Color blindness

July 6, 1999

--3 color receptors, for red, green and blue, a theory that goes back to Young and Helmholz in 1802. John Dalton, who developed the atomic theory of chemistry, was colorblind and did some work on this. He thought the aqueosu humor in his eye was colored blue. When he died, they checked it and it was normal color(clear). Later DNA was extracted from with eye, showing he as missing the green opsin gene. Dalton could distinguish 2 main colors in teh spectrum: ROYG was one and BIV the other.

--protan: red; deutan=green, tritan = blue. Can either be completely unable to see the color due to absense of teh pigment (e.g. protanopia) or see it anomalously due to altered absorbtion spectrum of the pigment (e.g protanomaly). Also: trichromat=able to see all 3 colors; dichromat: can see only 2 colors

--3 types of cones in retina, one for each color. All use the same pigment 11-cis-retinal, but different protein carriers, the opsins. Peak sensitivity is about 565, 530, 440 nm respectively for red, green, blue. Some variations based on method of assay.

--red/greed colorblindness (protan and deutan) known to be X-linked; tritan is autosomal. Red/green colorblindness gene was the first gene mapped to a mammalian chromosome in 1911 by Wilson.

--Nathans et al. (1986: Science 232:193-202 and 203-210) cloned and sequenced the opsin genes. Found on the X chromosome 1 copy of the red gene adjacent to 1-4 copies of the green gene. Color vision defects are related to mutations and hybrid genes here: which genes are missing determines protan (red) vs. deutan(green). Also, many anomalous color vision people have a hybrid gene: red/green or green/red. The exact position of the splice affects the type of color defect.

--there are polymorphisms for red and green known that don't seem to affect color vision too much. There are also phenotypic polymorphisms based on "greenpoint" and "bluepoint", the points in the spectrum that seem to be pure green and pure blue.

--color vision is often assessed by a Nagel anomaloscope, an instrument that shows pure yellow light (591 nm) of variable intensity on one side, and a experimenter-varied ratio of red (644 nm) and green (541 nm) on the other. The experimenter sets the red/green ratio, and the subject varies the yellow intensity until it seems to match the supplied red/green mix. Normal vision people can match the yellow with only a very narrow range of red/green ratios; dichromats can match the yellow at almost any red/green ratio, but variation occurs with the intensity of yellow light that matches. A person missing the red pigment needs a lot of red to match, etc. Anolamies (reduced red or green) can match over a greater range than normals, but not the entire range.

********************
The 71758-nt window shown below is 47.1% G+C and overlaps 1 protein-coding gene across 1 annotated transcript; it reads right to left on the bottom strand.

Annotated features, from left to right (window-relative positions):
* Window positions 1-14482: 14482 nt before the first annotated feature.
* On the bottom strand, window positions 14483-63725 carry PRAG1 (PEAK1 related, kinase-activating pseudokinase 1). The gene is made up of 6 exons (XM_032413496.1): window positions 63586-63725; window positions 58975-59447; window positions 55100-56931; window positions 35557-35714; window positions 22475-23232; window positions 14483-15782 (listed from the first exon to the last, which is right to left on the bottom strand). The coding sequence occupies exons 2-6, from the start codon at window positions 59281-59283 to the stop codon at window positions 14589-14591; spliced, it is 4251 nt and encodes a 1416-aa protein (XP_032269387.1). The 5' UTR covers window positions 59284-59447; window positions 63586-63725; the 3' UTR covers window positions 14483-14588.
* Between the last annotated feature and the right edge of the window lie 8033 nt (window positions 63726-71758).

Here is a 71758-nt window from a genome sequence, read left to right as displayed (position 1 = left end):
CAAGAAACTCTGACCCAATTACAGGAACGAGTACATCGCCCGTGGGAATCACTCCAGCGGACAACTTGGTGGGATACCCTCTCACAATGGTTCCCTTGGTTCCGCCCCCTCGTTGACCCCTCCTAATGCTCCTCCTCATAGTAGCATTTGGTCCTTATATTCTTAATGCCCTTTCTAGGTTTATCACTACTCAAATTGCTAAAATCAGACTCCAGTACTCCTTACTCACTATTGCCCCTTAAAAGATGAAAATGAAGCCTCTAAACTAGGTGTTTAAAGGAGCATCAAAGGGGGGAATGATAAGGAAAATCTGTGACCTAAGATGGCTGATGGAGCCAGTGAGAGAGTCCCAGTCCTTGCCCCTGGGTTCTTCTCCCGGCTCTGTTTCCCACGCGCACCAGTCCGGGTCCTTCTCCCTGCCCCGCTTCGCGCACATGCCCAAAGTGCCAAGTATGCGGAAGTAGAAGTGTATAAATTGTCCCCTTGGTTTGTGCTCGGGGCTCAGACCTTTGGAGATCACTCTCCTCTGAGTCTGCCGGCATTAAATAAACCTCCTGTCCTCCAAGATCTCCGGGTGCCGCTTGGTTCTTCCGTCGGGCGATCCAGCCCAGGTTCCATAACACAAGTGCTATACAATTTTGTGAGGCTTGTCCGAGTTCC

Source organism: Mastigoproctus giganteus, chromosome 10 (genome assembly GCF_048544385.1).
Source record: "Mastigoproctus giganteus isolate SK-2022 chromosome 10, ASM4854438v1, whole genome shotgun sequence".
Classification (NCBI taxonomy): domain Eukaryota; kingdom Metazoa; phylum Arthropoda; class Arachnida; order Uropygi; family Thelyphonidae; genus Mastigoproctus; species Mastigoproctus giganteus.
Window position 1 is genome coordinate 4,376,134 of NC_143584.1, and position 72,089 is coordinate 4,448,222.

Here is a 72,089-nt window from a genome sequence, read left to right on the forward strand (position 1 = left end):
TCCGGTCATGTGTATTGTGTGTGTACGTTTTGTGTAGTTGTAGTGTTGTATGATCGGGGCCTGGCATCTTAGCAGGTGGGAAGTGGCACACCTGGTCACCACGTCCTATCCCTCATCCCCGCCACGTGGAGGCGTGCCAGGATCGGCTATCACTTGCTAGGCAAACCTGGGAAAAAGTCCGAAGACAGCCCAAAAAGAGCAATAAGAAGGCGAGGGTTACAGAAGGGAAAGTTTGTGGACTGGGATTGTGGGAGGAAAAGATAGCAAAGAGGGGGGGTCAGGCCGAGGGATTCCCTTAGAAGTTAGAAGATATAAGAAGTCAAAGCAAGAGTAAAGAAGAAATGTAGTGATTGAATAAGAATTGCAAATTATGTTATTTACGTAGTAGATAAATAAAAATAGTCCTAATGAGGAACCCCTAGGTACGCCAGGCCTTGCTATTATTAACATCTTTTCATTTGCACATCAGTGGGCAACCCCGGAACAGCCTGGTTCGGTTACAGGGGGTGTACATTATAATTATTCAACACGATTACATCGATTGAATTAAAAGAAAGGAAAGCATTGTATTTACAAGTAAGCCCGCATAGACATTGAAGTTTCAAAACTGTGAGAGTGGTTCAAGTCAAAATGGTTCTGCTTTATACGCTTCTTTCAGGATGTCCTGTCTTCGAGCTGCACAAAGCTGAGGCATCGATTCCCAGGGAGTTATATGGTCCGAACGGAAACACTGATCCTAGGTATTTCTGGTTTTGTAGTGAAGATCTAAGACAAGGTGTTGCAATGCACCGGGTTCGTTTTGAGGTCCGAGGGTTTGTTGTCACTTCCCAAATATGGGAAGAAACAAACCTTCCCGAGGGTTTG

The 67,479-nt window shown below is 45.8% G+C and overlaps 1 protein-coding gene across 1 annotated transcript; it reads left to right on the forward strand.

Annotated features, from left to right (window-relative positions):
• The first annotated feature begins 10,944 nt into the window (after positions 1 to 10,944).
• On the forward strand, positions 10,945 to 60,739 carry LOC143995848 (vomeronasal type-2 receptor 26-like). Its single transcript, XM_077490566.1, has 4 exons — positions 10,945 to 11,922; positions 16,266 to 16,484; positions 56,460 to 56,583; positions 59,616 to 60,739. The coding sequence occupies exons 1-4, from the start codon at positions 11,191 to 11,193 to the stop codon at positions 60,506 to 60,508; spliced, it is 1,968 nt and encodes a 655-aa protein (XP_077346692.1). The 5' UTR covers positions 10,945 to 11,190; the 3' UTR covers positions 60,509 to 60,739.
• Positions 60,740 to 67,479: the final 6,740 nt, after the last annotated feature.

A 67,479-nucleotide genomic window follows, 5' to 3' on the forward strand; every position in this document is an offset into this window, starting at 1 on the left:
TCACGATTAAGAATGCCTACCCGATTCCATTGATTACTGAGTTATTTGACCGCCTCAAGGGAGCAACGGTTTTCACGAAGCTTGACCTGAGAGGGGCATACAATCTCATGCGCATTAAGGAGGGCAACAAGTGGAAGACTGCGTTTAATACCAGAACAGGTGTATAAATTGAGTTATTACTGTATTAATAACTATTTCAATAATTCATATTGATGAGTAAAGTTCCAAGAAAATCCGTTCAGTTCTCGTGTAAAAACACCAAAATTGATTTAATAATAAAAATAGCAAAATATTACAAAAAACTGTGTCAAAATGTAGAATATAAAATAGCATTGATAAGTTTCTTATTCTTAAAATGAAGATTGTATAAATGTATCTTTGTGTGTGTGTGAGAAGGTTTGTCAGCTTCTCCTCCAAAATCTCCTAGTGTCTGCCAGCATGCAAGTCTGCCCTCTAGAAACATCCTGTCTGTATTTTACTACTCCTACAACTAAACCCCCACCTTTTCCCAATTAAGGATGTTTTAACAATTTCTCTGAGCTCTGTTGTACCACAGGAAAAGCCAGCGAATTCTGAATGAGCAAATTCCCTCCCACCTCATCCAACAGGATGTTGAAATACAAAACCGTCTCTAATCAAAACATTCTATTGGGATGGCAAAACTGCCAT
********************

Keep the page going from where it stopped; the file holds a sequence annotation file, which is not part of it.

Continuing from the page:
--Deuteroanomaly (reduced ability to see green is about 50% of people, with deuteropia (no green), protoanomlay (reduced red vision), and protopia (no red vision) split the remaining 50% equally. About 8% of American whites have detectable color vision problems. Interestingly, about 15% have altered color genes--many of these can see color normally.

--there is a polymorphism in the red gene common in humans (but not apparently found in apes) either Ser or Ala at position 180. These give maximal absorbsions of 557 or 552 nm. These people respond differently on the anomaloscope, and thus apparently see color somewaht differently.

--the blue gene is much less similar to the red and green genes: red and green opsins are 96% homologous (15 amino acid differences out of 162 total), while blue is 43% with red or green. The few know defects are point mutations with dominant effect, not simple inactivations or deletions. Blue/yellow colorblindness (tritanopia) is much rarer than red/green.

--the Old World monkeys and great apes share the same color receptors that we have; New World monkeys have 1 gene for red and green. But squirrel monkeys can have up to 6 different color genes--varies with the individual.

--Current theory is that only the first 2 genes in the red/green locus are expressed, usually the red and the first green. But sometimes the red or the green has a hybrid in its place, which can lead to colorblindness. However, a hyrid gene in teh third position seems to have no effect (very recent theory however).

--another defect, achromatopsia, is complete absence of color vision; unable to distinguish any colors.